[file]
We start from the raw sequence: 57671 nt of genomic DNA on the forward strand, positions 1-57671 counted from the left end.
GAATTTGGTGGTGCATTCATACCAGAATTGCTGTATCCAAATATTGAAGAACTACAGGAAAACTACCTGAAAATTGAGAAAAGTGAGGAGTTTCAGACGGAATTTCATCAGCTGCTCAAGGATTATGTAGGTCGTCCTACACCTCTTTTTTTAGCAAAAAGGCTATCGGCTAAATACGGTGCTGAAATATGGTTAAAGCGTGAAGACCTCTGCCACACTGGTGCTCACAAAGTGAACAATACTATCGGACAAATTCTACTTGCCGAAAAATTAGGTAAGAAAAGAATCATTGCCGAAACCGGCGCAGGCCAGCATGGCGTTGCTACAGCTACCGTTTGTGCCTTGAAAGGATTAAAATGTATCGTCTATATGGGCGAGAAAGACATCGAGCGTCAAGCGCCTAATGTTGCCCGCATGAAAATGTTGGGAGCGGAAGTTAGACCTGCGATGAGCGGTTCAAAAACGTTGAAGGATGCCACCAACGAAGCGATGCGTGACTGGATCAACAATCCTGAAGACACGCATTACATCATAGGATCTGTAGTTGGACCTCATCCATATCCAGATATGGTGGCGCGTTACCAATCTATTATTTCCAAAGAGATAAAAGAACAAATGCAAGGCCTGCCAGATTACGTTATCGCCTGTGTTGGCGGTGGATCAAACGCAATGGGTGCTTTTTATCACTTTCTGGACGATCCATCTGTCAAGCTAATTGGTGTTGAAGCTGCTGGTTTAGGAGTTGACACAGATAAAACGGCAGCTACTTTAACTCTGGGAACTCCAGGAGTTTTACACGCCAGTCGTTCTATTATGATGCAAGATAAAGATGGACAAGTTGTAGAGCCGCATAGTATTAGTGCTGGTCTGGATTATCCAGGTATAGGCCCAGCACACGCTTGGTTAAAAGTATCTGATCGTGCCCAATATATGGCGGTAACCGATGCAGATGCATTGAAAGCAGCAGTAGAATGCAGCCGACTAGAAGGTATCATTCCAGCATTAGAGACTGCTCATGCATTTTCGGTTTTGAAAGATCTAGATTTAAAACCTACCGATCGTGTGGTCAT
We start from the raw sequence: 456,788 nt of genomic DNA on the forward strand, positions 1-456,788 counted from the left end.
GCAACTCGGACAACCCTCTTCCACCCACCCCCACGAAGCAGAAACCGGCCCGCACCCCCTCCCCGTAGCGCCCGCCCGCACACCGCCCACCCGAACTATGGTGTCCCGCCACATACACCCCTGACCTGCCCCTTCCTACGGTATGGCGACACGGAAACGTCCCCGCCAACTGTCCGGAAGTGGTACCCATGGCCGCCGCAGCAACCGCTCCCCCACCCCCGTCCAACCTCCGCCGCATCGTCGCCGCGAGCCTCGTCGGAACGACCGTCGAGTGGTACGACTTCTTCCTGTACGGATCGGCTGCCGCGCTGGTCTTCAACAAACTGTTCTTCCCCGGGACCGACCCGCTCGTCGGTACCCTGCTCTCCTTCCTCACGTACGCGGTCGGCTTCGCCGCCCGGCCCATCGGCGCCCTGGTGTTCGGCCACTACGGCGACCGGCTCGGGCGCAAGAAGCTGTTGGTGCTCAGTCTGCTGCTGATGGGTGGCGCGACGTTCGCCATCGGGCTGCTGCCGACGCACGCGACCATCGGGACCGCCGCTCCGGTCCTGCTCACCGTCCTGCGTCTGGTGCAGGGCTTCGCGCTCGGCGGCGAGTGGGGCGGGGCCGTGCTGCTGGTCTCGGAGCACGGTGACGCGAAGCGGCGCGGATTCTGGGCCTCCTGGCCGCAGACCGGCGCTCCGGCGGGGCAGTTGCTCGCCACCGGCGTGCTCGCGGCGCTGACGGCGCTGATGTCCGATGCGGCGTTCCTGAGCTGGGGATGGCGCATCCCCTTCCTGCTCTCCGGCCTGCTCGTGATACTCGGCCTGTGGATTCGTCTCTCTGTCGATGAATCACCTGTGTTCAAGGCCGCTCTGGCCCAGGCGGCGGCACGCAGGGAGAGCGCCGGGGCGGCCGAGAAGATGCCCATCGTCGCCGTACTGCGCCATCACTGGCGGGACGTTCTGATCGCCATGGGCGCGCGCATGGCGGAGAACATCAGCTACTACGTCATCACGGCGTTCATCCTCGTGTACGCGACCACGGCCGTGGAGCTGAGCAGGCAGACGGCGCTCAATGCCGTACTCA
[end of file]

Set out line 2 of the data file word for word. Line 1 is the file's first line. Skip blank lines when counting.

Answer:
GAATTTGGTGGTGCATTCATACCAGAATTGCTGTATCCAAATATTGAAGAACTACAGGAAAACTACCTGAAAATTGAGAAAAGTGAGGAGTTTCAGACGGAATTTCATCAGCTGCTCAAGGATTATGTAGGTCGTCCTACACCTCTTTTTTTAGCAAAAAGGCTATCGGCTAAATACGGTGCTGAAATATGGTTAAAGCGTGAAGACCTCTGCCACACTGGTGCTCACAAAGTGAACAATACTATCGGACAAATTCTACTTGCCGAAAAATTAGGTAAGAAAAGAATCATTGCCGAAACCGGCGCAGGCCAGCATGGCGTTGCTACAGCTACCGTTTGTGCCTTGAAAGGATTAAAATGTATCGTCTATATGGGCGAGAAAGACATCGAGCGTCAAGCGCCTAATGTTGCCCGCATGAAAATGTTGGGAGCGGAAGTTAGACCTGCGATGAGCGGTTCAAAAACGTTGAAGGATGCCACCAACGAAGCGATGCGTGACTGGATCAACAATCCTGAAGACACGCATTACATCATAGGATCTGTAGTTGGACCTCATCCATATCCAGATATGGTGGCGCGTTACCAATCTATTATTTCCAAAGAGATAAAAGAACAAATGCAAGGCCTGCCAGATTACGTTATCGCCTGTGTTGGCGGTGGATCAAACGCAATGGGTGCTTTTTATCACTTTCTGGACGATCCATCTGTCAAGCTAATTGGTGTTGAAGCTGCTGGTTTAGGAGTTGACACAGATAAAACGGCAGCTACTTTAACTCTGGGAACTCCAGGAGTTTTACACGCCAGTCGTTCTATTATGATGCAAGATAAAGATGGACAAGTTGTAGAGCCGCATAGTATTAGTGCTGGTCTGGATTATCCAGGTATAGGCCCAGCACACGCTTGGTTAAAAGTATCTGATCGTGCCCAATATATGGCGGTAACCGATGCAGATGCATTGAAAGCAGCAGTAGAATGCAGCCGACTAGAAGGTATCATTCCAGCATTAGAGACTGCTCATGCATTTTCGGTTTTGAAAGATCTAGATTTAAAACCTACCGATCGTGTGGTCAT